Government: Cops on the I-Way
An article detailing the increasing use of computers to help commit crimes, and the relation of such crimes to the David Lamacchia case.
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Here's the plot: short of cash but endowed with a wealth of computer skills, a clever employee is able to reach inside the boss's private data base and "kidnap" invaluable company secrets by locking them with a sophisticated encryption program. She then sends an anonymous electronic ransom note demanding a wire transfer of $3 million to a blind account in the Cayman Islands - or the boss's proprietary data will be lost forever.
Extortion - in this case hypothetical - is only one of the many imaginative, daring and increasingly publicized crimes that have gone high tech in recent years. In addition to the predictable tax, insurance and credit-card scams, software infringements and eavesdropping, the computer is now the site of crimes that range all the way up to homicide. "Law enforcement is becoming aware that computers can be used to facilitate just about any type of crime," says Jack King, legal editor of the Bureau of National Affairs Criminal Practice Manual.
One of the most emotion-raising illegal activities is the occasional use of the Internet and online services by pedophiles, who can not only transmit child-pornography images but also have been known to use the Net to make assignations with youngsters. As for homicide, while it's hard to imagine that someone could actually be killed online, police in a Pennsylvania murder-kidnapping case found critical evidence, including a ransom note, on the defendant's computer. The computer can also be a tempting conduit for anonymous threats; the Secret Service tracked down one perpetrator who sent a threat to President Clinton's well-known E-mail address.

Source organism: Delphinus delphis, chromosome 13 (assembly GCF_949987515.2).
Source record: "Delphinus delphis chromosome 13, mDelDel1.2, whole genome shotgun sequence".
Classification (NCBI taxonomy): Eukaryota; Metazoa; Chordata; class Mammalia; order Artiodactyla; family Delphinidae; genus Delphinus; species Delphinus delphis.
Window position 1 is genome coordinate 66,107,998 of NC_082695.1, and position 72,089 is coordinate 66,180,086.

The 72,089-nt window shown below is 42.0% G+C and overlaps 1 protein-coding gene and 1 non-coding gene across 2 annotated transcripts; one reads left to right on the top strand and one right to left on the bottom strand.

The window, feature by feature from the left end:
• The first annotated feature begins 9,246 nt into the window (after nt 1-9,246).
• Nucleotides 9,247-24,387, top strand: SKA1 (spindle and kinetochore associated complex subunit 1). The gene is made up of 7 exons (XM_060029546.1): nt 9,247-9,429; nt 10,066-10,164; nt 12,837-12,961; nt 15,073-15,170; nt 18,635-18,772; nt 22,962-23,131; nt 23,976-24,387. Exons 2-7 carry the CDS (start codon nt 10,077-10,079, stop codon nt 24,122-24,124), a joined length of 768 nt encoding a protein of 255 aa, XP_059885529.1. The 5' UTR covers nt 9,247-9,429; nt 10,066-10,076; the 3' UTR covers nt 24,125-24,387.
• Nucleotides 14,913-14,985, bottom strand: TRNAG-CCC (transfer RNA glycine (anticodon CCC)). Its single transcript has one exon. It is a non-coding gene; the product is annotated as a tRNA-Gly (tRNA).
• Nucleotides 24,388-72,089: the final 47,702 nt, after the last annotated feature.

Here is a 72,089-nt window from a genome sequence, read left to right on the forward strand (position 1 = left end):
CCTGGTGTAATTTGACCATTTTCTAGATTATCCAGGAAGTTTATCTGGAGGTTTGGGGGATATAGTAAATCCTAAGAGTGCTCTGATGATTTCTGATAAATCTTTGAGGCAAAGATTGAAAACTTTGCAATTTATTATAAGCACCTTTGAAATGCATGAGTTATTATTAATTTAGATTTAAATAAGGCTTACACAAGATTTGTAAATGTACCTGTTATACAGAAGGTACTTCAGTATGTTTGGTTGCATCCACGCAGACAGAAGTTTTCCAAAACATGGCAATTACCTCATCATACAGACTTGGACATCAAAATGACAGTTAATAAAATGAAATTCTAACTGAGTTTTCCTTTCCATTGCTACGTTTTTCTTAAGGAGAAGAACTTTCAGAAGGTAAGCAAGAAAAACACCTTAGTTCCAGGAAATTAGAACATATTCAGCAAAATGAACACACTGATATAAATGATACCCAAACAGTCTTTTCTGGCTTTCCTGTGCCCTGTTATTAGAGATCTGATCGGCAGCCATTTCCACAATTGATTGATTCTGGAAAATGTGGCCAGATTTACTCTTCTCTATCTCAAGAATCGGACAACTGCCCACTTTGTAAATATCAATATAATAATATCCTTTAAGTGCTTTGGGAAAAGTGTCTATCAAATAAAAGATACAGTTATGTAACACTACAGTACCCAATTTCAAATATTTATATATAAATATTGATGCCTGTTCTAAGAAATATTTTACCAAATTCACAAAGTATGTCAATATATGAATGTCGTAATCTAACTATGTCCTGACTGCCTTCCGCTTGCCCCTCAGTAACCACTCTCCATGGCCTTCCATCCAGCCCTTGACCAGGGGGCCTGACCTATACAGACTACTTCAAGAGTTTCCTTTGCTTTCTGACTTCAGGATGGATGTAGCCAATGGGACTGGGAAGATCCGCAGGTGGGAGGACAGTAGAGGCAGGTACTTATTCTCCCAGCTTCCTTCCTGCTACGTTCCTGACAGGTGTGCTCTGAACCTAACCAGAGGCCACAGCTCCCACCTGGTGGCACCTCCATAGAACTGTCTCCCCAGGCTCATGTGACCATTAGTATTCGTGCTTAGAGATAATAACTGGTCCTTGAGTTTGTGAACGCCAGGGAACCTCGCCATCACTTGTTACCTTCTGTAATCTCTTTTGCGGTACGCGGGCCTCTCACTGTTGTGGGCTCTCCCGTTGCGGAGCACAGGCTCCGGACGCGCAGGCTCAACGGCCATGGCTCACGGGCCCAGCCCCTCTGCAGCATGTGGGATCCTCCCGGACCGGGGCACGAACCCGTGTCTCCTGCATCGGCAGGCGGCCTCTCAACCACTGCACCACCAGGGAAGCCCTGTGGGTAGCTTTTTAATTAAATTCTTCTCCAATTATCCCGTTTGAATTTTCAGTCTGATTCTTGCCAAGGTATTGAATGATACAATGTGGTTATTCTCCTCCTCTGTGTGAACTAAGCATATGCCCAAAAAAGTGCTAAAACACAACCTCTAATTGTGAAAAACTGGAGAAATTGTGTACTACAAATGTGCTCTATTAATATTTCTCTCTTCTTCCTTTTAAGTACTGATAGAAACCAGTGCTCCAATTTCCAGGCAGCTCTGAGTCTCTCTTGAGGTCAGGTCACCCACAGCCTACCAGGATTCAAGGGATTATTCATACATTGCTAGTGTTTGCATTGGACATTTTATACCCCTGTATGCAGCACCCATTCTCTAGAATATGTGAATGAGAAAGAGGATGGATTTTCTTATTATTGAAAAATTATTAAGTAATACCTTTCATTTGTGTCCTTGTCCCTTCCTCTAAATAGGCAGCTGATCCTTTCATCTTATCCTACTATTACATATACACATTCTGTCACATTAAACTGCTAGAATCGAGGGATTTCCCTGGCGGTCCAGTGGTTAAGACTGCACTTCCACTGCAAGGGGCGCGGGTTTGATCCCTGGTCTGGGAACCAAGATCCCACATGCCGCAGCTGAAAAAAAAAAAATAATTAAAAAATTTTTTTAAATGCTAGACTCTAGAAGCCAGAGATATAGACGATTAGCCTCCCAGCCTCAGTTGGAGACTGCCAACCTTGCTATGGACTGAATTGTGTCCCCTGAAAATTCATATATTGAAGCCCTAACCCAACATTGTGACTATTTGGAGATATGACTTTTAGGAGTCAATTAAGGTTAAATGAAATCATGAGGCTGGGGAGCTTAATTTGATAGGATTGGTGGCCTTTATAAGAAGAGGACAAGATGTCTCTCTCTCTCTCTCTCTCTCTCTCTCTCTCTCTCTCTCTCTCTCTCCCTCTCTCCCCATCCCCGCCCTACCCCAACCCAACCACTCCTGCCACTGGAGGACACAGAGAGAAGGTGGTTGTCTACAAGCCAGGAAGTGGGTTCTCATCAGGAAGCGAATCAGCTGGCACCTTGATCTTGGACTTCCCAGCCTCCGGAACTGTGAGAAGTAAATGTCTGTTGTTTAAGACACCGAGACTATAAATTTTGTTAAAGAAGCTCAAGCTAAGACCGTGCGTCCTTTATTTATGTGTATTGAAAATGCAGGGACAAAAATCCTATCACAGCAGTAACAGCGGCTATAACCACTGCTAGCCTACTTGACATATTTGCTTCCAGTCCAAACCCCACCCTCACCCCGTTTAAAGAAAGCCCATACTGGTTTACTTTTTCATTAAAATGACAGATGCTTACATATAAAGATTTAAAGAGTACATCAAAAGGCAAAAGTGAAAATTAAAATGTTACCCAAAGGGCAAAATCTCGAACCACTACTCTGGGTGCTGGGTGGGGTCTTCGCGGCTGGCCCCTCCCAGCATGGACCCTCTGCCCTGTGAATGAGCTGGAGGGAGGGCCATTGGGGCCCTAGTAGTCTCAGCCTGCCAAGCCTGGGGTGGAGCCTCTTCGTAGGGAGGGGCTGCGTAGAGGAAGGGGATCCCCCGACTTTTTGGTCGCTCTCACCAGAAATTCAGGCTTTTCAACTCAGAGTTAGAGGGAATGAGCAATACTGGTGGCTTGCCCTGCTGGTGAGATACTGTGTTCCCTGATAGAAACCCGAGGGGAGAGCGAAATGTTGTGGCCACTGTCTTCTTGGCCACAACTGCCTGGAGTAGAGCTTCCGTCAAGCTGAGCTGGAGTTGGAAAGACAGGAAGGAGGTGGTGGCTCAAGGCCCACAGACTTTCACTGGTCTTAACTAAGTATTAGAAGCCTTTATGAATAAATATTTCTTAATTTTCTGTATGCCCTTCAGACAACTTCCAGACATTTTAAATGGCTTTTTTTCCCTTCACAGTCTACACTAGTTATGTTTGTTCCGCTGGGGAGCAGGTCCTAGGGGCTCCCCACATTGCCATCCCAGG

Computer crimes are hardly new. In California prosecutors have been pursuing high-tech crime in Silicon Valley for a couple of decades. But the focus and nature of the crimes have changed dramatically. When the Department of Justice set up a computer-crimes unit in September 1991, it was intended to cope primarily with threats to computer security posed by hackers, toll-fraud artists and electronic intruders. But the new crimes, says Jim Thomas, a criminology professor at Northern Illinois University, "aren't simply the esoteric type they were five years ago." They are "computer crimes," he adds, "only in the sense that a bank robbery with a getaway car is an "automobile crime.' " And computers are fast approaching the ubiquity of automobiles.
The ever richer variety of criminal activities has had law-enforcement officials scrambling - largely because neither the laws nor the enforcement structures were designed to deal with them effectively. A recent case that illustrated this was watched closely by just about everyone in the computer world. It was that of David LaMacchia, an M.I.T. undergraduate who was charged last April with conspiring to distribute millions of dollars' worth of illegally copied commercial software over the Internet. LaMacchia allegedly set up and ran an online bulletin board that allowed anyone who accessed it to copy for free a variety of software programs. Touted as the largest single instance of software piracy ever uncovered, LaMacchia's case was thrown out last December by Massachusetts Federal Judge Richard Stearns, who decided that the senior from Rockville, Maryland, had in fact committed no crime at all. In January U.S. Attorney Donald Stern announced that he would not appeal the decision.
The Copyright Act, which covers software as well as tangible commodities like books, records, tapes and film, did not specifically criminalize LaMacchia's alleged conduct because he did not benefit from the venture. Instead, the feds chose to indict him on a charge of conspiracy to commit wire fraud. That was not a particularly good fit either, but government officials felt they had to charge him with something. "If the government did not respond when someone gave away a million dollars in software," says Scott Charney, who heads the U.S. Justice Department's computer-crimes unit, "we'd essentially be saying that you can give away software as much as you want."
Protecting the rights - in fact the livelihood - of commercial software makers is only one of many challenges facing authorities as they try to police cyberspace. Tricky legal issues abound, such as the admissibility of computer evidence. And law enforcers are often inadequately prepared for the tasks. As a result, more and more federal agents at the FBI Academy in Quantico, Virginia, and at the Federal Law Enforcement Training Center in Glynco, Georgia, are being trained to deal specifically with the complex issues involved in computer crime.